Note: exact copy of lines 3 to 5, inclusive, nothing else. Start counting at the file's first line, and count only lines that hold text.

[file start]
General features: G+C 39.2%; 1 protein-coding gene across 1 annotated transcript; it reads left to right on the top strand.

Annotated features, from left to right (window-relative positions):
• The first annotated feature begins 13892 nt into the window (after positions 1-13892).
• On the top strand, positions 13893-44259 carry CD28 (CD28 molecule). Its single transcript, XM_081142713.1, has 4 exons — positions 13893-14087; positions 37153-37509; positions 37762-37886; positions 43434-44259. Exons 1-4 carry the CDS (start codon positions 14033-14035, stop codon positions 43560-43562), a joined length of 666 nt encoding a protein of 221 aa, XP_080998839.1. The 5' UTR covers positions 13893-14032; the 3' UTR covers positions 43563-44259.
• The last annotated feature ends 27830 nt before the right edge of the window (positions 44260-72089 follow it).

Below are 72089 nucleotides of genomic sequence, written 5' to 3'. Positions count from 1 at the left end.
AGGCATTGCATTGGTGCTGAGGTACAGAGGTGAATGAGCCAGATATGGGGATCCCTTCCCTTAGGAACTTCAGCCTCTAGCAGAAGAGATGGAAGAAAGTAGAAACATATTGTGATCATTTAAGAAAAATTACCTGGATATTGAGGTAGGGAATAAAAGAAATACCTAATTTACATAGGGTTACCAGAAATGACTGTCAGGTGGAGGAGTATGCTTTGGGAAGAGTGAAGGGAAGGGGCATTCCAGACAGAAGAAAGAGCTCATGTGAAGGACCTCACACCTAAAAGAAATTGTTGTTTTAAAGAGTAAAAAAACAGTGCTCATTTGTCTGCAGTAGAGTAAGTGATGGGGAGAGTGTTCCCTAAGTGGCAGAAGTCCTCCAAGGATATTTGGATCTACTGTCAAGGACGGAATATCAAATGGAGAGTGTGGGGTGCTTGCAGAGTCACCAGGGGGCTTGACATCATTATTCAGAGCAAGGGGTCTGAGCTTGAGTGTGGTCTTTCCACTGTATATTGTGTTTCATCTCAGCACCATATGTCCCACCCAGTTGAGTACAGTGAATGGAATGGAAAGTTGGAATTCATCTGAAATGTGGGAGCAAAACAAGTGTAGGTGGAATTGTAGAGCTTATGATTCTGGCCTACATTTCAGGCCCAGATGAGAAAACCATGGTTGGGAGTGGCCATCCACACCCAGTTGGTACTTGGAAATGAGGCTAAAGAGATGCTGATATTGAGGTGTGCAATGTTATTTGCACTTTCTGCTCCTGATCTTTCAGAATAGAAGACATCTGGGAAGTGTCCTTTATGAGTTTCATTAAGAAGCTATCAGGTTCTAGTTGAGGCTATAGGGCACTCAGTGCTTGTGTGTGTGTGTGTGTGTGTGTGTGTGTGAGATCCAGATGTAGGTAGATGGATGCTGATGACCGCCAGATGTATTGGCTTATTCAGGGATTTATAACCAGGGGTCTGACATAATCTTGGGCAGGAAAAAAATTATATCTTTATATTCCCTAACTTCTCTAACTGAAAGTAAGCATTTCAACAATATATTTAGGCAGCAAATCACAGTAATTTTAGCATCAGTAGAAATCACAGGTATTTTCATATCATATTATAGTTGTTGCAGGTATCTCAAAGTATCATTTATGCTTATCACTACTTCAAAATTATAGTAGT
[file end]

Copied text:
• The first annotated feature begins 13892 nt into the window (after positions 1-13892).
• On the top strand, positions 13893-44259 carry CD28 (CD28 molecule). Its single transcript, XM_081142713.1, has 4 exons — positions 13893-14087; positions 37153-37509; positions 37762-37886; positions 43434-44259. Exons 1-4 carry the CDS (start codon positions 14033-14035, stop codon positions 43560-43562), a joined length of 666 nt encoding a protein of 221 aa, XP_080998839.1. The 5' UTR covers positions 13893-14032; the 3' UTR covers positions 43563-44259.
• The last annotated feature ends 27830 nt before the right edge of the window (positions 44260-72089 follow it).